“It’s kind of an example of the overall function of government,” West said. “We spend money on something and say it’s going to help. Yet when examined closely, it costs money and doesn’t save money. That kind of goes against its original purpose. Isn’t the whole idea of being green about saving money?

“It’s going to take 26 years to pay off. I’m questioning whether that wind turbine will still be spinning in 26 years. I doubt it.”

The Watchdog doesn’t bring this up to bash environmental education and the value of teaching students about energy conservation.

As district spokesman Bryce Nieman said: “It’s an instructional tool for students. Students can learn about energy conservation and other ways to generate electricity, alternate energy means.”

He says the turbine helps trim the campus’s energy bills. “It’s better than nothing.”

All true, but the reason for sharing this is to show how one citizen asked questions about a school district’s finances. In Texas and elsehwere, this is an easy thing to do.

Dave Lieber's popular button was written about in USA Today.

The Public Information Act allows anyone in Texas to inquire about the workings of state, county, local and school governments. West took advantage of that and learned the story behind the story. Too often, we forget to do that. Only by asking questions can we get answers.

Research your rights under your state’s open records laws by googling on the Internet for the law.

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Dave Lieber shows Americans how to fight back against corporate deceptions in his wonderful national award-winning book, Dave Lieber’s Watchdog Nation: Bite Back When Businesses and Scammers Do You Wrong. Are you tired of losing time, money and aggravation to all the assaults on our wallets? Learn how to fight back with ease — and win. Get the book here.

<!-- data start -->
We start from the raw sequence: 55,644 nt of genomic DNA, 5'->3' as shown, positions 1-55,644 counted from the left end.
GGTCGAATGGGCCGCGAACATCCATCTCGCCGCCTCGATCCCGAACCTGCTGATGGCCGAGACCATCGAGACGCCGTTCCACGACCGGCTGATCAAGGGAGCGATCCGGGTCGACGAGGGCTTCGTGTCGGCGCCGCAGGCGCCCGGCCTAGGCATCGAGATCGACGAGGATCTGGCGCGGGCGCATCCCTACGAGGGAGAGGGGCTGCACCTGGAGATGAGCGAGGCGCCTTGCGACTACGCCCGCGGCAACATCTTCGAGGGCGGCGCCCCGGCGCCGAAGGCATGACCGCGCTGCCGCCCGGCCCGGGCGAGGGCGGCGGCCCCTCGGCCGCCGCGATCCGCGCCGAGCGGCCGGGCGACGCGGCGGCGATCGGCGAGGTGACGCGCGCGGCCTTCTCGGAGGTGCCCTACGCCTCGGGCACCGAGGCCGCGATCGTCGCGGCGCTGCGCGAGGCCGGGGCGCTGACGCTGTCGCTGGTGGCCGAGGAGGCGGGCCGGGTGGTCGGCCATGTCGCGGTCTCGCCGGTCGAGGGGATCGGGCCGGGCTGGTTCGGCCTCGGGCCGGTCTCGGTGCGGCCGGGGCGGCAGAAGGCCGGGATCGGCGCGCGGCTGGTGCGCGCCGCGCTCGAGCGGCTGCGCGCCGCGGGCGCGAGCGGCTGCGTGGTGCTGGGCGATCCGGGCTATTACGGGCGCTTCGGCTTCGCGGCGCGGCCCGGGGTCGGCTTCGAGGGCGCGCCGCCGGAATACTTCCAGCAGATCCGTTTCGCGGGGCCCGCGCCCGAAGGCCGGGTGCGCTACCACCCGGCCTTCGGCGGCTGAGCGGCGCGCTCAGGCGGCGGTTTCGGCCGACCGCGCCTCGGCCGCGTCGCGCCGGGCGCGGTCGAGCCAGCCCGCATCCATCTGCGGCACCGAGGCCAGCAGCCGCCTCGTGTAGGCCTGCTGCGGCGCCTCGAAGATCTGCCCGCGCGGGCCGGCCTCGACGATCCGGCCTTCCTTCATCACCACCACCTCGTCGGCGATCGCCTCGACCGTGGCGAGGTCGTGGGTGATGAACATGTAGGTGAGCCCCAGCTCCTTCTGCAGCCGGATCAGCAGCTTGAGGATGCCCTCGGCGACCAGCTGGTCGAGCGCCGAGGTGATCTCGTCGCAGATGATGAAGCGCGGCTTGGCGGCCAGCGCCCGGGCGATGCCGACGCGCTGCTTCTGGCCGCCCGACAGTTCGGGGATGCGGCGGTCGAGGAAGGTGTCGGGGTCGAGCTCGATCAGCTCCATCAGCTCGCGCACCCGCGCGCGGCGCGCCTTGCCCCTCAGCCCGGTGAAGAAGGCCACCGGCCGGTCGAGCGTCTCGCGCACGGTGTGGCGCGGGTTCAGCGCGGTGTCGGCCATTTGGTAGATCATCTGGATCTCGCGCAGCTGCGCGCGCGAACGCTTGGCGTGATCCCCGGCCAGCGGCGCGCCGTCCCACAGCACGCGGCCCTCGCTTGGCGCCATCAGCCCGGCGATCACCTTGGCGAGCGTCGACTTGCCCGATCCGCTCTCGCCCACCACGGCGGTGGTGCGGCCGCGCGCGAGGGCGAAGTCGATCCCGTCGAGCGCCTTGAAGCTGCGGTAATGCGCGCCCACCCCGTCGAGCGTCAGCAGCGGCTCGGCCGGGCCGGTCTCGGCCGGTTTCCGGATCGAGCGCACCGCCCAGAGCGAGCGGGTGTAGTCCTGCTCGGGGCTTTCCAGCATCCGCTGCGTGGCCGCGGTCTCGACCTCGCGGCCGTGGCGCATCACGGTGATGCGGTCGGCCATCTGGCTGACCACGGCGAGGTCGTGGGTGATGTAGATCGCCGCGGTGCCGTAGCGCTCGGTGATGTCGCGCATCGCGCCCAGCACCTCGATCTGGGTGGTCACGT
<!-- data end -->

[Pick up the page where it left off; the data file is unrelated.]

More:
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Look at these trees! Video and pix. Wrath of the power company.

Look at this tree.

Bob P.  from Arlington, Texas sent me this photo of his backyard tree, cut by Oncor Electric Delivery’s tree-pruning company.

The tree pruners "probably laughed about it all day long," the angry homeowner says.

The tree pruners "probably laughed about it all day long," the angry homeowner says.

“Only someone with a sick sense of humor would ‘prune’ a tree the way the one in my backyard was cut,” he says. “The Oncor contractor and the rest of his team probably laughed about it all day long. It would have been merciful to cut the entire tree to the ground.”

For years, I’ve received heart-breaking letters from folks whose trees are butchered by Oncor Electric Delivery, which serves one-third of Texas. Oncor owns the lines and transformers that the retail electricity providers offer homeowners and businesses.